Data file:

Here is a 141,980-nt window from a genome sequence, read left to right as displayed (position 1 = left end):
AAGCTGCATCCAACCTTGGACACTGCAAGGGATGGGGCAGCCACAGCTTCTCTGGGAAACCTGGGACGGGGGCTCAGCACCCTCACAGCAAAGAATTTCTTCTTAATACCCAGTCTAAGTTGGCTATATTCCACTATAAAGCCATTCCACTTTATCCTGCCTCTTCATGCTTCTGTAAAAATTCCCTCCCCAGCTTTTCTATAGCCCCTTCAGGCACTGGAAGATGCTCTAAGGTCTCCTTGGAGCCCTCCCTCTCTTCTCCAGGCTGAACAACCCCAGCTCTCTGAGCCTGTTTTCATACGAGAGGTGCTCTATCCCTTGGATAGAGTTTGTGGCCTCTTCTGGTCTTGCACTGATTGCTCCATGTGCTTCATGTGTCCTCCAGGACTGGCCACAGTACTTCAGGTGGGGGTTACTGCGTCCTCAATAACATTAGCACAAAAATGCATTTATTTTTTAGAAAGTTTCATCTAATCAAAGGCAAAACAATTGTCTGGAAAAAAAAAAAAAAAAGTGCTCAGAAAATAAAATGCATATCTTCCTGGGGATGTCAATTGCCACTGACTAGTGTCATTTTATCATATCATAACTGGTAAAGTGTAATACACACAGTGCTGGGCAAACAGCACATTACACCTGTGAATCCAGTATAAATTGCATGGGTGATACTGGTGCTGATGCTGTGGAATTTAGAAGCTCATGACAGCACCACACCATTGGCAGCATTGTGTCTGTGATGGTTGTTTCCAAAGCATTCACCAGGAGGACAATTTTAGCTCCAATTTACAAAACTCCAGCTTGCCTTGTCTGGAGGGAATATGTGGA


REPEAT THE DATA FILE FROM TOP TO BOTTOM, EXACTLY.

Here is a 141,980-nt window from a genome sequence, read left to right as displayed (position 1 = left end):
AAGCTGCATCCAACCTTGGACACTGCAAGGGATGGGGCAGCCACAGCTTCTCTGGGAAACCTGGGACGGGGGCTCAGCACCCTCACAGCAAAGAATTTCTTCTTAATACCCAGTCTAAGTTGGCTATATTCCACTATAAAGCCATTCCACTTTATCCTGCCTCTTCATGCTTCTGTAAAAATTCCCTCCCCAGCTTTTCTATAGCCCCTTCAGGCACTGGAAGATGCTCTAAGGTCTCCTTGGAGCCCTCCCTCTCTTCTCCAGGCTGAACAACCCCAGCTCTCTGAGCCTGTTTTCATACGAGAGGTGCTCTATCCCTTGGATAGAGTTTGTGGCCTCTTCTGGTCTTGCACTGATTGCTCCATGTGCTTCATGTGTCCTCCAGGACTGGCCACAGTACTTCAGGTGGGGGTTACTGCGTCCTCAATAACATTAGCACAAAAATGCATTTATTTTTTAGAAAGTTTCATCTAATCAAAGGCAAAACAATTGTCTGGAAAAAAAAAAAAAAAAGTGCTCAGAAAATAAAATGCATATCTTCCTGGGGATGTCAATTGCCACTGACTAGTGTCATTTTATCATATCATAACTGGTAAAGTGTAATACACACAGTGCTGGGCAAACAGCACATTACACCTGTGAATCCAGTATAAATTGCATGGGTGATACTGGTGCTGATGCTGTGGAATTTAGAAGCTCATGACAGCACCACACCATTGGCAGCATTGTGTCTGTGATGGTTGTTTCCAAAGCATTCACCAGGAGGACAATTTTAGCTCCAATTTACAAAACTCCAGCTTGCCTTGTCTGGAGGGAATATGTGGA